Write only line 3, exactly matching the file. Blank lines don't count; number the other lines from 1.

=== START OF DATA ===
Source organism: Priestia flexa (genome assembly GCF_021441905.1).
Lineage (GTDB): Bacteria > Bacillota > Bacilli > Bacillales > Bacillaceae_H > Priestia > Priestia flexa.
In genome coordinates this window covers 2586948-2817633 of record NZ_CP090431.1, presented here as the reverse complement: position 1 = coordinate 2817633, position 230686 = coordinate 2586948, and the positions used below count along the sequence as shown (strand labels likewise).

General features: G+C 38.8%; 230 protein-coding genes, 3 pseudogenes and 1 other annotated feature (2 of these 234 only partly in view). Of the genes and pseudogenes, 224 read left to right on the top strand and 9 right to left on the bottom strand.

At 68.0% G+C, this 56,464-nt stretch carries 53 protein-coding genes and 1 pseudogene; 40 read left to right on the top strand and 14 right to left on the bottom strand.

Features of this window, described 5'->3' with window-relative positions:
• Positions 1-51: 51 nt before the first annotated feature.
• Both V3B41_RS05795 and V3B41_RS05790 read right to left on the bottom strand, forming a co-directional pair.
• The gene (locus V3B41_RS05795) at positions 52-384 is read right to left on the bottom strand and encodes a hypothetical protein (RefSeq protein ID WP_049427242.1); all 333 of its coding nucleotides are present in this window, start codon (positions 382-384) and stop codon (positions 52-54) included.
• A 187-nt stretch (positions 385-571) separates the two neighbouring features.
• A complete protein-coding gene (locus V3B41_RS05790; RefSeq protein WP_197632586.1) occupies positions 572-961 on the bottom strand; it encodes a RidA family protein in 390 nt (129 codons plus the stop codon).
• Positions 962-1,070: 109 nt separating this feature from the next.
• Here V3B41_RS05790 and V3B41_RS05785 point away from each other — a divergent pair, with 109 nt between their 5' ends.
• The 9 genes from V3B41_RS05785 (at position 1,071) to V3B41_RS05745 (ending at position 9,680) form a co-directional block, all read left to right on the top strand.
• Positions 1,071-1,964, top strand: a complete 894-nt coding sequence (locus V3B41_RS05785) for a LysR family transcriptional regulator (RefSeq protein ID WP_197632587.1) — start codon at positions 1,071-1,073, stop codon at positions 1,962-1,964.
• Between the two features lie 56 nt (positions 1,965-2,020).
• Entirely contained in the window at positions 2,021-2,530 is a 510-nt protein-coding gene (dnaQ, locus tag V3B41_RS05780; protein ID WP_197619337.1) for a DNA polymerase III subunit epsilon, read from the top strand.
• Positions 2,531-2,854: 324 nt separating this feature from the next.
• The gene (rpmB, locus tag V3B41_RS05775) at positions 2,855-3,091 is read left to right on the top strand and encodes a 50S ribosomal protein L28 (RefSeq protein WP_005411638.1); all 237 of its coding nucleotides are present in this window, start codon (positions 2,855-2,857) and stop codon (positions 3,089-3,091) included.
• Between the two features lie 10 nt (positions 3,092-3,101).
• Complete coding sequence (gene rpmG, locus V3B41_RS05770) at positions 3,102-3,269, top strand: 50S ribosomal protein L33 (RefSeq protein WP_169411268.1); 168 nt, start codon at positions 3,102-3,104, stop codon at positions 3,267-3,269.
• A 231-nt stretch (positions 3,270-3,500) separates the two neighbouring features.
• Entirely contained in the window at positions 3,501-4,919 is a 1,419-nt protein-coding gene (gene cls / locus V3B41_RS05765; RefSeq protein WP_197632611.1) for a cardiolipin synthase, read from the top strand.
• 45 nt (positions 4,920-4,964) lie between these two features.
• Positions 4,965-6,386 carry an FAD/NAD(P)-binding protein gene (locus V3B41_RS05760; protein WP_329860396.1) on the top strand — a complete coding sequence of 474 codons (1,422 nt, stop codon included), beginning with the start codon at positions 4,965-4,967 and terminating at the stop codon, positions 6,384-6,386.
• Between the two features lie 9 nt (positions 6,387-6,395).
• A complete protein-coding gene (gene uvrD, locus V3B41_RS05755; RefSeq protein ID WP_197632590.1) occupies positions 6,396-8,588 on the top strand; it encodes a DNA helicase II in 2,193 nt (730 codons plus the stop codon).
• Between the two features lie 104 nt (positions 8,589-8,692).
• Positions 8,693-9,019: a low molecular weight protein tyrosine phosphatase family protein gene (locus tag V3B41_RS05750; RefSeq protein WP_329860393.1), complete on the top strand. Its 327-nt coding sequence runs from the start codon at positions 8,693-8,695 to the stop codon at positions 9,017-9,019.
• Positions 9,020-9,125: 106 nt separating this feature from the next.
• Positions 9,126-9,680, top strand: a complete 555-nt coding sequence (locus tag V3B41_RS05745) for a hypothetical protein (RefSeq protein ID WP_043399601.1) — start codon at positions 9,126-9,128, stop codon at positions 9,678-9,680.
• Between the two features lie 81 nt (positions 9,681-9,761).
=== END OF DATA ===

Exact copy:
In genome coordinates this window covers 2586948-2817633 of record NZ_CP090431.1, presented here as the reverse complement: position 1 = coordinate 2817633, position 230686 = coordinate 2586948, and the positions used below count along the sequence as shown (strand labels likewise).